The Effects of Handing out Japanese Translation Beforehand on Activation of Top-Down Strategies in Spoken Word Recognition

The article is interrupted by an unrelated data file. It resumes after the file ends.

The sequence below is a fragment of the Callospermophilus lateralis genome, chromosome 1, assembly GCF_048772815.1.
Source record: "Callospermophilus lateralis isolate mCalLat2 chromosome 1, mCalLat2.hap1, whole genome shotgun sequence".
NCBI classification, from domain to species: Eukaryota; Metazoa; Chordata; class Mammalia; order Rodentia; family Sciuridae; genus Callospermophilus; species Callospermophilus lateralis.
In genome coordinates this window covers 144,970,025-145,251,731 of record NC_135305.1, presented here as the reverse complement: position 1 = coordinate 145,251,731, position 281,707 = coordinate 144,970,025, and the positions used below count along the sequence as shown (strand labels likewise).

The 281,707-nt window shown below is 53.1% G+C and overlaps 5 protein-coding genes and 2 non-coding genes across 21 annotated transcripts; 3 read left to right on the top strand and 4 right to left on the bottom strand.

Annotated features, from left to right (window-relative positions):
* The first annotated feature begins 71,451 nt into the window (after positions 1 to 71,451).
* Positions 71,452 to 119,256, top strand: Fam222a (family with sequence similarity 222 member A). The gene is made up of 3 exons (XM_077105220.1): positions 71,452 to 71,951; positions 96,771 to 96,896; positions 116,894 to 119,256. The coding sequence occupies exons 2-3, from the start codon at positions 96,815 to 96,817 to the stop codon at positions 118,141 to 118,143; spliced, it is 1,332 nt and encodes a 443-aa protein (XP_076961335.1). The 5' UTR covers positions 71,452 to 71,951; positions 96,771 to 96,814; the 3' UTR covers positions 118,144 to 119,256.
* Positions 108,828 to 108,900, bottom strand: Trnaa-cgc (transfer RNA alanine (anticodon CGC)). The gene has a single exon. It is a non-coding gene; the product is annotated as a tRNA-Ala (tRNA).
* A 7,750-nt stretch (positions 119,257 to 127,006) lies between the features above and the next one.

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In listening, learners must turn to both bottom-up and top-down strategies in order to successfully parse the acoustic signals and segment the speech into individual words. However, topdown strategies are sometimes less fully utilized, especially by the listeners with lower levels of proficiency. In the present study, it is examined if providing the learners with semantic and contextual hints before listening would help activate their top-down strategies, thereby enhancing their word recognition. In the experiment, only the participants in the experimental group were given Japanese translations before dictation practices and instructed to guess on the text they would soon hear. The results showed that the participants in the experimental group fared better in the posttest even without the scaffolding of semantic and contextual cues than those in the control groups. In particular, their recognition of function words was significantly improved, which was presumably caused by their reference to contextual, semantic, and linguistic knowledge.


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